wikipedia is still a little bit like that with all the interlinking amongst different pages

  8. says

    I always use Google to find what i’m looking for, but ironically, I’m getting most of my SE traffic from MSN search.

    I agree with other commenters about traffic from social sites and our own bookmarks, but when I’m looking for something with buying intentions, I always use Google on my first search unless I am already pretty sure where could I find what I’m looking for.

  9. says

    Search isn’t going anywhere, and in fact is getting better all the time. Google and the others’ algorithms are maturing with age, and the results are getting more relevant all the time.

    It pleases me that Google, Yahoo, and MSN are aware of the connection between the relevancy of their search results and the advertisements they run against those search results.

    This situation is like a check / balance: In order for their customers to trust and rely upon the Search Engine Results Pages (SERPS), the engines HAVE to get better at what they do. In order for the advertisers to trust them, they have to serve relevant ads to surfer-searchers.

    Nice little circle.

    Despite my confidence in search, using the social networks to find relevant info has become quite habitual. I like that I can use my online friends as a filter and a funnel for useful info.

    For example, my best friend Deuce is a professional computer geek. Over time I’ve learned that he only sends me really good stuff. So I can use Deuce as a filter for information that he has access to and is in a better position to determine quality.

    Add to this the fact that he knows me personally and learns my preferences over time, and therefore becomes a more trustworthy source.

    If he doesn’t, I’ll begin to trust his information acquisition and filtering less and less over time.

    Your experience with social networks will vary, depending upon how you use those sites and how you leverage the friends you develop there. If you randomly add every joe schmoe who friends you, you really can’t trust their filtering.

    If, on the other hand, you only friend those you are interested in and trust, you’ll get a lot of value from their recommendations.

  10. says

    After reading this I suddenly realized that all I ever do on the internet is use search engines, read through the results and then use search engines again. It is like one big circle. Granted I have a ton of bookmarks, from searching, but I always end up searching at one point or another.
    It is hard to believe that in the beginning (1992 my first comp) I did not use the internet or equivalent.
    Now I can not imagine life without the internet or search engines.

  11. says

    The point of your argument is whether search engines are really required at all to find what we want on net ? Am I getting something wrong here ? Even though search engines occupy 40% of the traffic they surely are required as they are the starting point for many people.I am not wrong if I say many people have never heard of social media sites at all .

  12. says

    “Traffic Funnels” that’s the term that sums it all up. People need to remember that traveling on the net isn’t a liner activity and ultimately we end up visiting sites by following a link here and a link there. And yes, a large part of the travel primarily consists of search. Great post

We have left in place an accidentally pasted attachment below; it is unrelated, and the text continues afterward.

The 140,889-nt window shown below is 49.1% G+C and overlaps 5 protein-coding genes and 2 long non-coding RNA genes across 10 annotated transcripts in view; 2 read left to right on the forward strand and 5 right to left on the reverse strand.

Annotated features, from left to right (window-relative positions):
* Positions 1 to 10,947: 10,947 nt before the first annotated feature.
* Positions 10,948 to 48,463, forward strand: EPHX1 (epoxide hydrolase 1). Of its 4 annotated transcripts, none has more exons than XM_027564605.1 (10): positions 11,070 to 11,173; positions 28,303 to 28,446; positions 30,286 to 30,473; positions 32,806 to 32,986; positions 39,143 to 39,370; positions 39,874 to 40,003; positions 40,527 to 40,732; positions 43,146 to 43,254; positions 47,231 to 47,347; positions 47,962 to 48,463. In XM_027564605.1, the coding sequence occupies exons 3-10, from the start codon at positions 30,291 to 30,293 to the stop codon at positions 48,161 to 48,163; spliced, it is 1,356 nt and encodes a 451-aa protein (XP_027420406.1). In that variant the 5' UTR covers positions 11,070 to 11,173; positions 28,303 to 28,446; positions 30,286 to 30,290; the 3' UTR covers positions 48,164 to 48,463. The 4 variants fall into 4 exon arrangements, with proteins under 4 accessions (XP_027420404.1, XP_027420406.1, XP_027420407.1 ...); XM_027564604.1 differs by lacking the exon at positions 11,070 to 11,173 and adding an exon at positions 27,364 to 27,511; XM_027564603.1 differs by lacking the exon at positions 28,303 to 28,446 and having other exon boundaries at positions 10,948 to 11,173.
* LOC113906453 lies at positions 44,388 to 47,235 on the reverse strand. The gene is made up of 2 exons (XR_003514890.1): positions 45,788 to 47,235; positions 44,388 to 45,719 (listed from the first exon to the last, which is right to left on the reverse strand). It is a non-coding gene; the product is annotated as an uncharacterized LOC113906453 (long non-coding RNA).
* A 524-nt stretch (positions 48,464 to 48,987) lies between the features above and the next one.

13. says

    Hi Andy,

    I use Google a lot every day. Sometimes it works well and sometimes it doesen’t – usually because of too much spam content. Your post makes it clear that search is just one way that a “searcher” can find your pages. There are many many other ways that a person can find your pages – the multitude of social media sites being one of them :-)

    A point I’d like to make is that I think the value of search is diminising and will become less important over time. Social media is a major reason for this and I actually think that the fact that social media exists means that many people who get poor search results now know that there are alternatives and hence this provide a feed back loop to social media – which will lead to faster growth!


  14. says

    Well, in this case I will agree with your thought here.

    Instead of the search engines, the piece of words from a person to another is also a very powerful tool as well, the best thing about this method is it totally free of any charges!

  15. says

    Search engine help to find information but the search reasult not always useful.
    I have some web site which I regular visit mainly from my book mark. Some site I visit because I read an article off line, mentioned the address which I want to read further.

  16. says

    Search was made to help people find things effectively in a more timely manner… it wasn’t made to increase the money webmasters make… lol , but if we can use it for good and to our advantage at the same time then i guess that is fair.

  17. says

    I always use Google to find what i'm looking for, but ironically, I'm getting most of my SE traffic from MSN search.

    I agree with other commenters about traffic from social sites and our own bookmarks, but when I'm looking for something with buying intentions, I always use Google on my first search unless I am already pretty sure where could I find what I'm looking for.

  18. says

    I always use Google to find what i'm looking for, but ironically, I'm getting most of my SE traffic from MSN search.

    I agree with other commenters about traffic from social sites and our own bookmarks, but when I'm looking for something with buying intentions, I always use Google on my first search unless I am already pretty sure where could I find what I'm looking for.